Behind the text is an unstated fear that Israel will lose a battle because of one soldier's defilement. Better to have a mighty man of valour sit out the battle than have him fight in a state of uncleanness due to a nocturnal emission!
- Broader, narrower, unbalanced
The purpose of this post was to demonstrate that defilement and sin are discrete constructs. By comparison to the offences that we usually mean when we speak of "sin", the repertory of defilement is broader at some points, narrower at other points, and unbalanced. In particular, it gives disproportionate significance to sexual matters.
Ricoeur suggests that sexual matters receive disproportionate emphasis because of their physicality — the bodily fluids associated with sex. Sexual impurity
is connected with the presence of a material "something" that transmits itself by contact and contagion. … By many of its traits sexuality supports the ambiguity of a quasi-materiality of defilement. (p. 28)Thus the puzzling preoccupation with sexual matters gives us an insight into the nature of defilement: it is "quasi-material".
Defilement blurs the distinction between physical contamination and ethical contamination. It is this ambiguity that enables defilement to function as a symbol. Biblical texts can use the language of (physical) defilement to symbolize the stain (on one's soul) which results from sin.
Likewise, we can take biblical references to defilement and "translate" them, treating them as if they were references to sin. But we should always be conscious of this process when we engage in it. We may be reading something into the text that is actually one step removed from its original scope.
- Utility as a symbol for sin
Finally, I return to Isaiah 6, the text quoted at the beginning of part one. Isaiah cries out (1) "I am a man of unclean lips," and (2) "I dwell in the midst of a people of unclean lips." Note the second statement. Here we are unmistakably in the realm of defilement (as opposed to sin). Isaiah implies that uncleanness is a kind of contagion, communicated from one contaminated person to the next via physical contact.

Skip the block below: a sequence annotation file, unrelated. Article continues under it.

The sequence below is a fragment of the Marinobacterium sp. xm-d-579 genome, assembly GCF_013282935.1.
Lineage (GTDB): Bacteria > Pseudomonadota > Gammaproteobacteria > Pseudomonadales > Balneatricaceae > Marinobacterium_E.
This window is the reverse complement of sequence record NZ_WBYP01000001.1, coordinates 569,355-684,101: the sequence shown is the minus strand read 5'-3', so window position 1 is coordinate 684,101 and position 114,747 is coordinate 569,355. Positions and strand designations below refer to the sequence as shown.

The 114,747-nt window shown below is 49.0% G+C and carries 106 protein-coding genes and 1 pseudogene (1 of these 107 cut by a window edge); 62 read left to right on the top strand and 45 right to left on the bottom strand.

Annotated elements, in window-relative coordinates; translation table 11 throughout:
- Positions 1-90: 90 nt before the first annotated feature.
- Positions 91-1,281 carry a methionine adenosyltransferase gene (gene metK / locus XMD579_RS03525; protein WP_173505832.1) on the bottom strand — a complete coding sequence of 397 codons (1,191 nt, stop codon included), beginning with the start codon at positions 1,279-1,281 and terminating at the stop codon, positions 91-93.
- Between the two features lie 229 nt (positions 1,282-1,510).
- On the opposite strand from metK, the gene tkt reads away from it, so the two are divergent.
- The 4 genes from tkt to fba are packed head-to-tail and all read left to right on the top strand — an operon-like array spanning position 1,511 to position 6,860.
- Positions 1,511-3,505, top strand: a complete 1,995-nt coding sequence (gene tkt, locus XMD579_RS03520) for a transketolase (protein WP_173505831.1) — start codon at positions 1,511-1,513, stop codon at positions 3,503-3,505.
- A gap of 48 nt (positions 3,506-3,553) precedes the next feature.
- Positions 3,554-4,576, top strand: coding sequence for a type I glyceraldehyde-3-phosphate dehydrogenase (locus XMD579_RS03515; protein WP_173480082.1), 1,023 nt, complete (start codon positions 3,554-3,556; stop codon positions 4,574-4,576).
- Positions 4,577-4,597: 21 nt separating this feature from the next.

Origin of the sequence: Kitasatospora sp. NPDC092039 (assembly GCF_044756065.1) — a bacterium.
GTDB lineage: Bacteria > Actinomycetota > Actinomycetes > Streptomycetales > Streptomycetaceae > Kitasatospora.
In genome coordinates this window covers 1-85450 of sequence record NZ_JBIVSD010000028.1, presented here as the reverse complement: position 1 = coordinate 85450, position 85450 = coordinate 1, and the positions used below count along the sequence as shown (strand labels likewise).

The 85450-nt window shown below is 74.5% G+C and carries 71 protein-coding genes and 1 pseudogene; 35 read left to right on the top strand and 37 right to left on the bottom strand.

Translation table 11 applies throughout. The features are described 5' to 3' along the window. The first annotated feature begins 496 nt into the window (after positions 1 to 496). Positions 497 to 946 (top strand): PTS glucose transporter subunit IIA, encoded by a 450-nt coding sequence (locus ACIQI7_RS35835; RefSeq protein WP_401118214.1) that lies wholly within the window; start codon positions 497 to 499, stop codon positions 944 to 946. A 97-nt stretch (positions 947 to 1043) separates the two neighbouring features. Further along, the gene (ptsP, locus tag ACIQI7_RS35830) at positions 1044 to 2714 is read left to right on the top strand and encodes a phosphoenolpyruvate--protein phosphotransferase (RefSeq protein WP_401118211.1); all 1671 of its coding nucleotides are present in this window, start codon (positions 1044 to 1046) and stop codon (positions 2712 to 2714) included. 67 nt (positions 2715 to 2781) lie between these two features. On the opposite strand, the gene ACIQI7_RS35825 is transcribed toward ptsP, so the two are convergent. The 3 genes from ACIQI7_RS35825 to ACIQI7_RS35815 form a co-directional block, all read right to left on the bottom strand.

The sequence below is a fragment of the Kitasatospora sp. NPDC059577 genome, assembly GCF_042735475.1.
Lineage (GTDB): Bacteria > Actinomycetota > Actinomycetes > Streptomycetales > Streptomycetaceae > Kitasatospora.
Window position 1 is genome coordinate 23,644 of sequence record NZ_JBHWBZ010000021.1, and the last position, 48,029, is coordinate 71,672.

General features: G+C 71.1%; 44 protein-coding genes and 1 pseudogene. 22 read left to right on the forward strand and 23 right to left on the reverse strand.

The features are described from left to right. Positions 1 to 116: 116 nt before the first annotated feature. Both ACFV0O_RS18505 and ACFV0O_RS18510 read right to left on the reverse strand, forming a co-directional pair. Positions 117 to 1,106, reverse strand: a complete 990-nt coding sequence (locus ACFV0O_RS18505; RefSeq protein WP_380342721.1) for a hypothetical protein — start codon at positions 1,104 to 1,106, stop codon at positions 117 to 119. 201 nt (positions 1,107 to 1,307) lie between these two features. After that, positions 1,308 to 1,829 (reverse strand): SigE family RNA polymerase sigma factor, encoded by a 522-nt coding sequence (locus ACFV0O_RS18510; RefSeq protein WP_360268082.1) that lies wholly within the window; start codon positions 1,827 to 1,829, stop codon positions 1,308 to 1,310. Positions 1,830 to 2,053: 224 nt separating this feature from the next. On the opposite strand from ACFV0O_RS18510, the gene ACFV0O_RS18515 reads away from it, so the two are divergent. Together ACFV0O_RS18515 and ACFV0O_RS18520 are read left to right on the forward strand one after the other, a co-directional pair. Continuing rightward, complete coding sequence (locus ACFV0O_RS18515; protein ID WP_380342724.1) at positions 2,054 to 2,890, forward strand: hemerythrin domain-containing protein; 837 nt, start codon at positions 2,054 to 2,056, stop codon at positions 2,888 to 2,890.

Isaiah is seized with dread, for a defiled person must die when he enters the presence of a God who is rightly described as "Holy, Holy, Holy". But perhaps the text ought to say, "Pure, Pure, Pure"? Here the language is already subtly shifting away from defilement/purity toward sin/holiness.
One of the seraphim flies to Isaiah. He touches Isaiah's mouth with a burning coal, taken from the altar. And he says, "Behold, … your guilt is taken away, and your sin atoned for." Here we see the same juxtaposition yet again. The altar exists for the express purpose of removing defilement (through rites carried out by priests). Thus, when the seraph touches a coal from the altar to Isaiah's lips, he is performing a rite of purification.
But the seraph then speaks of guilt and sin, effectively changing the topic from the physical (defilement) to the ethical (sin).
But it is only an introduction to a topic that warrants a series of posts. More to come in due course!
This work is licensed under a Creative Commons Licence.
1The Symbolism of Evil, transl. Emerson Buchanan, Beacon Press, 1967, p. 26.
2Unless otherwise indicated, scripture is quoted from The Holy Bible, English Standard Version.
3Cf. Walter Brueggemann's remarks on this topic. It is Brueggemann's impression "that the enormous hostility to homosexual persons … does not concern issues of justice and injustice, but rather concerns the more elemental issues of purity — cleanness and uncleanness. This more elemental concern is evidenced in the widespread notion that homosexuals must be disqualified from access to wherever society has its important stakes and that physical contact with them is contaminating."Theology of the Old Testament: Testimony, dispute, advocacy, Fortress Press, 1997, p. 194.